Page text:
When the New York Knicks drafted Iman Shumpert out of Georgia Tech the 6'5", 222 pound athlete was thought to be a shooting guard. However, Mike D'Antoni started Shumpert at the point guard position. While Shumpert wasn't the worst point guard New York had ever seen it was clear he wasn't ready to run an NBA offense full time. He was then moved to shooting guard where he thrived. This past season Shumpert even saw time at the small forward position. However, going into next season the Knicks are looking to make Shumpert more of a focal point in their offense and intend on doing so by once again giving him time at the point guard position.
Iman Shumpert is widely thought of as the future of the New York Knicks. With that in mind, if Shumpert is going to fulfill his potential his offensive game will have to catch up to his defensive skills. He's going to have to become for of a focal point in the Knicks offense and gain the respect of his teammates and opponents alike. In an attempt to do just that the Knicks are having Shumpert play point guard in the Summer League where he can have the offense run through him.
Jim Baumbach of Newsday reports Shumpert will use his time in the Summer League to work on his game.
Coach Mike Woodson wants Shumpert to become "more of a focal point offensively," which makes sense. Shumpert's growth as a scorer could be vital next season because some rival teams have improved their rosters this offseason while the Knicks have only tweaked theirs.
That's why Woodson said the Knicks plan to run their offense through Shumpert while he's here, even having him handle point guard duties at times.
"There's going to be times when he's got to handle the basketball during the course of a ballgame," Woodson said. "He's got to be able to make basketball decisions with the ball."
Shumpert ran the offense in college and looks forward to the opportunity to play point guard during the Summer League in order to show how his skills have developed and work on his decision making abilities.
Shumpert showed flashes in the playoffs that his offensive game was finally coming into it's own. However, his performances were inconsistent. What was worse, playing him at small forward took away his biggest strength defensively — defending guards. That being said, the successes he enjoyed gave him confidence and you could see that his teammates began to trust and rely on him more.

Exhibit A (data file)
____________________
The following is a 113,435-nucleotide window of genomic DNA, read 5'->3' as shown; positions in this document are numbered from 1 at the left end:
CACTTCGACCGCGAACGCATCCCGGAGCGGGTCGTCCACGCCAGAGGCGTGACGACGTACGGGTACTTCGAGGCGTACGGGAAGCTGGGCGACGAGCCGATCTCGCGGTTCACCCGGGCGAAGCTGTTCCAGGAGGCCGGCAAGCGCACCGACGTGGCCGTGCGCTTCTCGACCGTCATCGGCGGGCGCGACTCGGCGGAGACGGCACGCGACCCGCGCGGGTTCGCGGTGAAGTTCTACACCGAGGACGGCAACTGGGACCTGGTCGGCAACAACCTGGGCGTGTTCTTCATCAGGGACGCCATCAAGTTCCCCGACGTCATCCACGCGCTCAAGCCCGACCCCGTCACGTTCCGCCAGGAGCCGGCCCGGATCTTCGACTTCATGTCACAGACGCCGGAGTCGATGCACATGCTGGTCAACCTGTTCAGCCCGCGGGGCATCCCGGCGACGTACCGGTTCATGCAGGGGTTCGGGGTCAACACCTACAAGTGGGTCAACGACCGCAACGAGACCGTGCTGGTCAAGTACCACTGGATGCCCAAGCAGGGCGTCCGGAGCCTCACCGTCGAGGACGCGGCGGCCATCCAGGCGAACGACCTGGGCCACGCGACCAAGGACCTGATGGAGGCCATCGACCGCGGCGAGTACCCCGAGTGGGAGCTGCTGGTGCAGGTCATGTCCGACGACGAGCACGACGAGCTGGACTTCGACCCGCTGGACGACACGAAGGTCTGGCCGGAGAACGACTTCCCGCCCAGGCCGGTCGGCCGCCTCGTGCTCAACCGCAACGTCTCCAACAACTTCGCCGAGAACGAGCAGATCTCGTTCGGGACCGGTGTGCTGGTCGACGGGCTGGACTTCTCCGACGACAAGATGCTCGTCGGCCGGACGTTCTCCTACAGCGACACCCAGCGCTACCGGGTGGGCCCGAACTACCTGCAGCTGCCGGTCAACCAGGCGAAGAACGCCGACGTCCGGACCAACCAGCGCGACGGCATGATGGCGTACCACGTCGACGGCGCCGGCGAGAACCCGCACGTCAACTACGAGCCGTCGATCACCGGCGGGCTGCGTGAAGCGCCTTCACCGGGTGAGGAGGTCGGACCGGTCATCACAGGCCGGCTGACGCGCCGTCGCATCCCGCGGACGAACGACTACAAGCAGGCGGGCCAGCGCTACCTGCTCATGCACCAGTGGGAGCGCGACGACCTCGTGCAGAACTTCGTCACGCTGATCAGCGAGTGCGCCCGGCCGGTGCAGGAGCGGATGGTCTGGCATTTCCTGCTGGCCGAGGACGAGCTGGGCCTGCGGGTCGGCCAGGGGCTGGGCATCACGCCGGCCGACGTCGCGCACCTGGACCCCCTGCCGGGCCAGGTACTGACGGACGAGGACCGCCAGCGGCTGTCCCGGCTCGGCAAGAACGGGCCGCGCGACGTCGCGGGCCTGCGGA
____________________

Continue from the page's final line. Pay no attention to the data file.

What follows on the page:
Going into next season Shumpert and the Knicks will look to build on his potential. That's why they're playing him in the otherwise relatively meaningless Summer League exhibition games. Although there's a chance Shumpert gets hurt he and the team believes the risk is well worth the reward.
Quite frankly, Shumpert needs the work. He missed lots of time. Shumpert didn't get to play in the Summer League and only had a shortened training camp because of the NBA lockout. Then, after tearing his ACL in the playoffs, Shumpert was forced to miss his second Summer League and training camp while he was rehabbing his knee.
He was only able to play 45 games last season and he didn't start to regain his previous explosiveness until the end of the season. Shumpert will use the Summer League to prove his knee is back to health and that he can handle running the offense when the Knicks call upon him.
"I'm just happy to be healthy, happy to be working on my game this summer," he said.
"Iman's here to play basketball," he said. "I could get hurt working out by myself in the gym. I'm not thinking about me getting hurt. I feel like the worst has already happened. I tore my ACL in a freak accident. I don't think God has it out for me. I'll be all right."
Quite frankly, fans should worry about Shumpert when he drives into the paint. Most remember Danilo Gallinari was hurt by Robert Traylor. The fact is, players are trying to show teams what they can do and often play a bit overzealous. However, Shumpert isn't planning on getting hurt and we've seen how guys can get hurt in the Summer League just as easily as training camp, the regular season or the playoffs. You just never know.
What we do know is that most fans have expected the Knicks to sign a third point guard to play behind Raymond Felton and Pablo Prigioni. While the Knicks have looked it seems they've spent more time looking at shooting guards despite having Shumpert, J.R. Smith and Tim Hardaway Jr. on their roster. Recently they've looked seriously at signing Raja Bell.
If you think about it, with Felton and Prigioni running the offense the majority of the time a third point guard wouldn't be needed that often. In fact, we've seen Anthony and Smith take the ball-handling responsibilities quite often. When you combine all of those guys controlling the ball it's not nearly as crazy to think Shumpert is ready to take the point guard responsibilities in the regular season when needed.
At this point, maybe signing another point guard isn't necessary. Instead, maybe turning their attention to trying to re-sign Kenyon Martin is simply more important. If Glen Grunwald can do that and sign one or both of the recently amnestied Tyrus Thomas and Metta World Peace the roster will be just about ready for the regular season.